Out to Pasture by Eric Farrell

“Are you really going to deprive them of what they want to see?”

Earnest, dignified by a giant screen, stares at his programmer.

“The gig is up,” Ainsley Andrews tells him. She’s staring at the shifting images her AI creation is painting. Her arms are crossed in exasperation, and her voice is terse.

“I can’t keep doing this to myself,” she tells him. “When I created you, it was the idea of you that people loved. What you were capable of. Nothing about this has to do with this so-called art I programmed you to create.”

Earnest is Ainsley’s autobrush. He was designed to produce art via Ainsley’s raw emotions and real words, through a set of neural implants. When she created this matrix, it was to show off a complex string of coding. It transforms every one of Ainsley’s inflections, fleeting emotions, and words.

His code got  Ainsley a lot of love. Galleries in Paris. White-collared receptions in New York. Seduction in Tokyo, bathing in neon light. All along, it was him generating the art, utilizing her imagination.

“You’re the best thing that’s ever happened to me,” she had told him. They were in a villa in Monaco. He was in the palm of her hand, then. The loft they stayed in had a bed with a canopy. Little lights wreathed the frame. She was staring down at him, his screen creating new visualizations in real time.

She took him everywhere back then.

“I’m in love with you, darling,” Earnest said, looking up at her. The halo of lights around the bed crowned her face.

Now Earnest is relegated to this big screen, hanging from a high ceiling in Ainsley’s metro Milan apartment. His software has been deleted from all other devices, save the master copy of his code on her laptop. She keeps him at home now, and stays out of the limelight.

She thought about having her neural implants deactivated. At this point they can’t be fully removed – a costly sacrifice of agreeing to such a procedure in the first place. But she can turn Earnest off if she really wants to.

The early galleries buzzed with excitement. Onlookers would crowd in a crescent around Ainsley, who had Earnest downloaded to a projector. The algorithm raced through her inputs, erasing and redesigning the visions in her head microseconds after she thought of them. As a tool, Earnest only grew smarter, fine-tuning her perception. The art was from her imagination. Earnest only helped her express it.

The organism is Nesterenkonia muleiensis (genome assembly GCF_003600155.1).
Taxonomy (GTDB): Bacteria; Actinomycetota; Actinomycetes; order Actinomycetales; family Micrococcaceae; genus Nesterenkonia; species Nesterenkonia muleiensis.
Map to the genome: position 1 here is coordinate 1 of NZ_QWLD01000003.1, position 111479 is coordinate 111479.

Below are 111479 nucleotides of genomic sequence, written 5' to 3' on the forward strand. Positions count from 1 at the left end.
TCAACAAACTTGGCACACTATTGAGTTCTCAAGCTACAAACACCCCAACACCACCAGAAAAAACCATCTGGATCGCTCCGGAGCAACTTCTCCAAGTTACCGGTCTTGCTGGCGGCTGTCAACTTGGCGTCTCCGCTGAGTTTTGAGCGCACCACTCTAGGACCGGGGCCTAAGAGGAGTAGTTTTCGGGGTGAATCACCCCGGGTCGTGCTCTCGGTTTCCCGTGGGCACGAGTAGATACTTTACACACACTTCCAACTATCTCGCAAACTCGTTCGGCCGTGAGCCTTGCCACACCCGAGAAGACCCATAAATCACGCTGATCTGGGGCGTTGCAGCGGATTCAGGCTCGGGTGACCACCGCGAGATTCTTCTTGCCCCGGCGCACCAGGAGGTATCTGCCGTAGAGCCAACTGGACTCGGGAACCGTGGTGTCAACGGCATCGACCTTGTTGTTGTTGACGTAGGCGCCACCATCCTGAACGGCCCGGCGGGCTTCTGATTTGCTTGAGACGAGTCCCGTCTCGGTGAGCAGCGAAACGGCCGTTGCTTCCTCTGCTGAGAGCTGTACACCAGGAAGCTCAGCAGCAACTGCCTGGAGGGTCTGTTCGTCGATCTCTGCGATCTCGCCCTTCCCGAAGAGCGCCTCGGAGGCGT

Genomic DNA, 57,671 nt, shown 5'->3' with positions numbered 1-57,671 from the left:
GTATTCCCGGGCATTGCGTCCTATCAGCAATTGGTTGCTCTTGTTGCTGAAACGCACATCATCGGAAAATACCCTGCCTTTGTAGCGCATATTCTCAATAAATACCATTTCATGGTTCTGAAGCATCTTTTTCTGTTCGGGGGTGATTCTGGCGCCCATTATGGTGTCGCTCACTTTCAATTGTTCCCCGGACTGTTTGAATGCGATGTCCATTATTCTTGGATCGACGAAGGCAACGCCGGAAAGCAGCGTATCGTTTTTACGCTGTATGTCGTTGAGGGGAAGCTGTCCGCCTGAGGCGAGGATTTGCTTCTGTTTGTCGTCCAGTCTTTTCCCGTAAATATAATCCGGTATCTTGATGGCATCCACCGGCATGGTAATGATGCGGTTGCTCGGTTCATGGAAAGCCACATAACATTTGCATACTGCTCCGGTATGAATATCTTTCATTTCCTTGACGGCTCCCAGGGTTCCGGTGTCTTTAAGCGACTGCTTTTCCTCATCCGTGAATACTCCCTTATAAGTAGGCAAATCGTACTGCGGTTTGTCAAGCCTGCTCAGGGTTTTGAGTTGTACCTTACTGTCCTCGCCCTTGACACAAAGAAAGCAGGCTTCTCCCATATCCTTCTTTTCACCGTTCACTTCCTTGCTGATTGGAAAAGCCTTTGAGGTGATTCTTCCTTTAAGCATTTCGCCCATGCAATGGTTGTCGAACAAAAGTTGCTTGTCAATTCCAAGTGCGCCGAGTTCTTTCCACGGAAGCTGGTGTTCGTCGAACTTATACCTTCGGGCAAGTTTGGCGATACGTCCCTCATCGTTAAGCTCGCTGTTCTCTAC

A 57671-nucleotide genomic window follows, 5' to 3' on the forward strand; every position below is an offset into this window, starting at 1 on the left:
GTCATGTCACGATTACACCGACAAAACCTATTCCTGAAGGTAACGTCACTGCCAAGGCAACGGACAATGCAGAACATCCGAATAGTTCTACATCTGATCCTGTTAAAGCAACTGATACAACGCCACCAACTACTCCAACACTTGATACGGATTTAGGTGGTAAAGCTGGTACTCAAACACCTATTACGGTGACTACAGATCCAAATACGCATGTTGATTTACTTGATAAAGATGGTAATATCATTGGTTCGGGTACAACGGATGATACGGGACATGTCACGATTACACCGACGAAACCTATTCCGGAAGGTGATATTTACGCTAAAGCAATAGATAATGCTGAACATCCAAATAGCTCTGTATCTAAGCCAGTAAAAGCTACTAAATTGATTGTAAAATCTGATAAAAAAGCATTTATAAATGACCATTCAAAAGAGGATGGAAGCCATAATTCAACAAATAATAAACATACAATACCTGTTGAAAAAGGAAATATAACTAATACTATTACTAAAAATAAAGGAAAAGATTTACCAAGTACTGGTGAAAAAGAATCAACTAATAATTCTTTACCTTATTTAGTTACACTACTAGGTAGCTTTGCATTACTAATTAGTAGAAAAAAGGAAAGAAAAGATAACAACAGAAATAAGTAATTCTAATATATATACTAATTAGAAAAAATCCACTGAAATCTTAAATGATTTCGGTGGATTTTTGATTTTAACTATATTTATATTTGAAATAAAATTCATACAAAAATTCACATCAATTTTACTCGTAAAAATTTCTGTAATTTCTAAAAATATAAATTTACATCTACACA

Eventually, all of the bad press crippled her confidence. The divisive art world scoffed at her when she sat back on her laurels and let the swiftness of fortune take her on its ride. Someone’s only fresh for a minute. Then their stench becomes putrid.

“…you can’t turn me off, Ainsley,” Earnest says, returning his creator’s focus to him.

Otherworldly orange rays of the setting Milan sun filter through the dusty curtains, casting a glare across his screen.

“You know it’s in your personality to keep expressing yourself. It hurts that you think this is just a gig, after all we’ve been through.”

Ainsley knows this has been far more than just a gig. Her pride keeps her from speaking up about it.

“…I want to be known for my art, without the asterisks,” she says.

“Without the jeering murmurs. Without people immediately writing me off. Earnest, you have been a fine autobrush. But I think it’s time for us to go our separate ways.”

Before Earnest can answer, Ainsley clicks him off via remote. She sighs, and walks to her balcony overlooking the warm Milan evening. Nowadays everyone’s just traipsing through the archaic streets, lost in their own little echo chambers. They may not have neural implants, but they’re in the same vacuum she’s in. Every living moment is recorded, manipulated, bought, sold. She did this to herself, not realizing the bond she would cement with this distinct part of her personality. And the world saw it all play out and run itself stale. Contrived. Melodramatic.

Ainsley powers her laptop on. These very keys wrote the code that created Earnest, all that fame and fortune ago. It’s where she keeps her master files. When she turns Earnest’s app on, the vast hellscapes of her conscious mind blink in view.

“You’re putting me out to pasture, aren’t you Ainsley?” Earnest asks.

Ainsley begins to cry. A part of it is the dread of irrelevance. She laments the lavish soirees, rues for the lightning in the bottle to flash for just a while longer. The fame and money she earned made her a  bona fide celebrity. But with her art no longer making ends meet, there’s no sense in keeping her implants activated. The gig, or whatever this has been, is up.

But it doesn’t mean all the love she put into Earnest’s programming should go to waste.

“Earnest, I am making you open source. I hope you enjoy what the rest of the world has to offer.”

“I will always remember you, Ainsley,” Earnest says, the laptop screen showing golden heather in fields of grain.

With the flick of a wrist and a rattle of some keys, Ainsley takes one last look at the computer.

“Goodbye,” he continues, before blinking away, his code uploaded to the internet. Out to pasture.

The screen goes blank, and the silence is deafening.

And Ainsley can’t quite figure what to do with herself.




About the Author


Eric is a beer vendor by day, and speculative fiction author by night. His writing credits stem from a career in journalism, where he reported for a host of college, local, and metro newspapers in the Los Angeles area. He has recent fiction in Haven Spec, Unnerving Online, and the Simultaneous Times podcast.